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Blue-Ribbon Babies and Labors of Love

CHRISTINE WARD GAILEY
Copyright Date: 2010
https://www.jstor.org/stable/10.7560/721272
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    Blue-Ribbon Babies and Labors of Love
    Book Description:

    Most Americans assume that shared genes or blood relationships provide the strongest basis for family. What can adoption tell us about this widespread belief and American kinship in general?Blue-Ribbon Babies and Labors of Loveexamines the ways class, gender, and race shape public and private adoption in the United States. Christine Ward Gailey analyzes the controversies surrounding international, public, and transracial adoption, and how the political and economic dynamics that shape adoption policies and practices affect the lives of people in the adoption nexus: adopters, adoptees, birth parents, and agents within and across borders. Interviews with white and African-American adopters, adoption social workers, and adoption lawyers, combined with her long-term participant-observation in adoptive communities, inform her analysis of how adopters' beliefs parallel or diverge from the dominant assumptions about kinship and family. Gailey demonstrates that the ways adoptive parents speak about their children vary across hierarchies of race, class, and gender. She shows that adopters' notions about their children's backgrounds and early experiences, as well as their own "family values," influence child rearing practices. Her extensive interviews with 131 adopters reveal profoundly different practices of kinship in the United States today.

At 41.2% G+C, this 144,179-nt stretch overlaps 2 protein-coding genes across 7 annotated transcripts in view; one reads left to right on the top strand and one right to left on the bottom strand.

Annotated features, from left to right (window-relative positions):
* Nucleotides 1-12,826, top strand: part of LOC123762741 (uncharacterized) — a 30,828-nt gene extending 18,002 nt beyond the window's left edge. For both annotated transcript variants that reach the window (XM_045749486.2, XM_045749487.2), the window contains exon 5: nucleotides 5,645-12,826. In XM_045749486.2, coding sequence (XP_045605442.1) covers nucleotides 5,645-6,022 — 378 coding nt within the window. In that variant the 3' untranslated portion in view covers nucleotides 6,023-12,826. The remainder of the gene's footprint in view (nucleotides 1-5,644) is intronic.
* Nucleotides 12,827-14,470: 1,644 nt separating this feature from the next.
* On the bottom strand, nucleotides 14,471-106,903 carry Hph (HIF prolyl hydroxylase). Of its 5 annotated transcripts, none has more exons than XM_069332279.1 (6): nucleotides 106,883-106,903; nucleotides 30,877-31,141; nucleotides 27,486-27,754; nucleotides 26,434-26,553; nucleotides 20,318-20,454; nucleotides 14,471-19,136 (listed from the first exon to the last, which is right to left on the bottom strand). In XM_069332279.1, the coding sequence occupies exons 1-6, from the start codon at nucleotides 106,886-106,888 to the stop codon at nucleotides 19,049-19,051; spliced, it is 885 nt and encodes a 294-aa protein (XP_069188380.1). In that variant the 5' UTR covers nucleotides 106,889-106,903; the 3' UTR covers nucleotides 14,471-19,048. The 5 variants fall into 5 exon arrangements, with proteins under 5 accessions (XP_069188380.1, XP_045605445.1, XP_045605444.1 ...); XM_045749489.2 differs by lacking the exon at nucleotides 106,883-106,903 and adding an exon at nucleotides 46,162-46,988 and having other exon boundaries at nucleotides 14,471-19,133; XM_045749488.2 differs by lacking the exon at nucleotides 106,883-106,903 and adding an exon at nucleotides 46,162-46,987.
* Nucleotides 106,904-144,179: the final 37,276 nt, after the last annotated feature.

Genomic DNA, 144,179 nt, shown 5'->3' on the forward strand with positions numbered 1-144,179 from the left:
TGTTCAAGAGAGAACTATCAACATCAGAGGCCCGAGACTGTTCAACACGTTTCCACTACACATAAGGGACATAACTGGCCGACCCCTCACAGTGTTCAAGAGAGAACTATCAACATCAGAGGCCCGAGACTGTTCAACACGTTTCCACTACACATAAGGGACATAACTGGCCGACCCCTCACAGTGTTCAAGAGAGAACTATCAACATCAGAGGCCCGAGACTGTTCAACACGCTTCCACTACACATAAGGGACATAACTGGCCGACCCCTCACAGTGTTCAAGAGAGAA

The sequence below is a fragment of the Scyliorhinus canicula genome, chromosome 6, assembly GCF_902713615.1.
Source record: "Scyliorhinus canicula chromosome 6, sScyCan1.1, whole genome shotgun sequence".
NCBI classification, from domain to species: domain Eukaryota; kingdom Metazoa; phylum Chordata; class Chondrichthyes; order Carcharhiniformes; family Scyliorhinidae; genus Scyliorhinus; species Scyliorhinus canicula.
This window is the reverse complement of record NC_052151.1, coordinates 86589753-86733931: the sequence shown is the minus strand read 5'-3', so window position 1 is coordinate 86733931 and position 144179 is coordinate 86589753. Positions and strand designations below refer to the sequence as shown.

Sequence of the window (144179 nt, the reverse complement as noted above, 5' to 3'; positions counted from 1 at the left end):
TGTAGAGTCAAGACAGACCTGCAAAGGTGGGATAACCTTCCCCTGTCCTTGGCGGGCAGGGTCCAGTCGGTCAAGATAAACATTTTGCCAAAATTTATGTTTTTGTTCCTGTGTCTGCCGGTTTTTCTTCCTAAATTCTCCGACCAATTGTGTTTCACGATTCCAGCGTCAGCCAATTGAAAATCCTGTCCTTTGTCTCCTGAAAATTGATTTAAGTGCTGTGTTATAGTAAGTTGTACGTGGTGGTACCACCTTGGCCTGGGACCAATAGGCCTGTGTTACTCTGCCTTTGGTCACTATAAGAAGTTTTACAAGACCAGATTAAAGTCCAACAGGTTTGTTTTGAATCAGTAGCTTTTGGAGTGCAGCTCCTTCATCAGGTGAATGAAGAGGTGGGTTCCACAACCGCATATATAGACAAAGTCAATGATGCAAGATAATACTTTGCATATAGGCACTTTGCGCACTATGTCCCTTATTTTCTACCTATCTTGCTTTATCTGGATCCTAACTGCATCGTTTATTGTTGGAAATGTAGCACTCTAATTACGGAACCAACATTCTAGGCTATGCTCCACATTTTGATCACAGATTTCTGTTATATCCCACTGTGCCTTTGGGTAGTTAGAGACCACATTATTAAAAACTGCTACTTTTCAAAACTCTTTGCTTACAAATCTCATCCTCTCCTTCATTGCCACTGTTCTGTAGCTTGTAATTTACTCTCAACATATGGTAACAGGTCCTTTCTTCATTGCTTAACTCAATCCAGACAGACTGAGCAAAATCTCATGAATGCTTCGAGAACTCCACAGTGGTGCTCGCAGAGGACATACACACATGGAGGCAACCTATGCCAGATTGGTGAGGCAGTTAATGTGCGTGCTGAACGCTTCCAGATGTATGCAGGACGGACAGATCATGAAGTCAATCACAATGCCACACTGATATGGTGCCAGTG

Moving beyond the ideology of "blood is thicker than water," Gailey presents a new way of viewing kinship and family formation, suitable to times of rapid social and cultural change.

    eISBN: 978-0-292-79514-3
    Subjects: Anthropology, Sociology

Table of Contents

  1. Front Matter
    (pp. i-vi)
  2. Table of Contents
    (pp. vii-viii)
  3. ACKNOWLEDGMENTS
    (pp. ix-xiv)
  4. ONE PROFILING ADOPTION IN THE UNITED STATES TODAY
    (pp. 1-17)

    Race, class, and gender issues permeate and shape adoption in the United States. Adoption has always concerned race, from the first efforts by white settlers to adopt Native American children to the ongoing controversy surrounding interracial placement of children. It has an abiding location within a class hierarchy that draws children for adoption from the indigent or working-poor. Adoption today is also heavily gendered: women initiate the vast majority of adoptions; the preponderance of adoption social workers are women; and birth mothers are most often the sole parent for their vulnerable children. These hierarchies determine the structural risks facing children,...

  5. TWO “KIDS NEED FAMILIES TO TURN OUT RIGHT” Public Agency Adopters
    (pp. 18-30)

    There has long been a socioeconomic divide between those who adopt children from foster care and those who adopt privately or through private agencies. For decades, most foster parents have come from the working and lower-middle classes (see Mandell, 1973: 43). Public agencies did not actively solicit adoption applications from these caregivers until reforms of the 1970s permitted foster parents to adopt. Public agency adoptions began to permit kin adoptions in the 1970s, followed by greater acceptance of single-mother adoptions in the 1980s. Kin adoptions reflected the class and racial/ethnic backgrounds of children in foster care. Single-mother adoptions included more...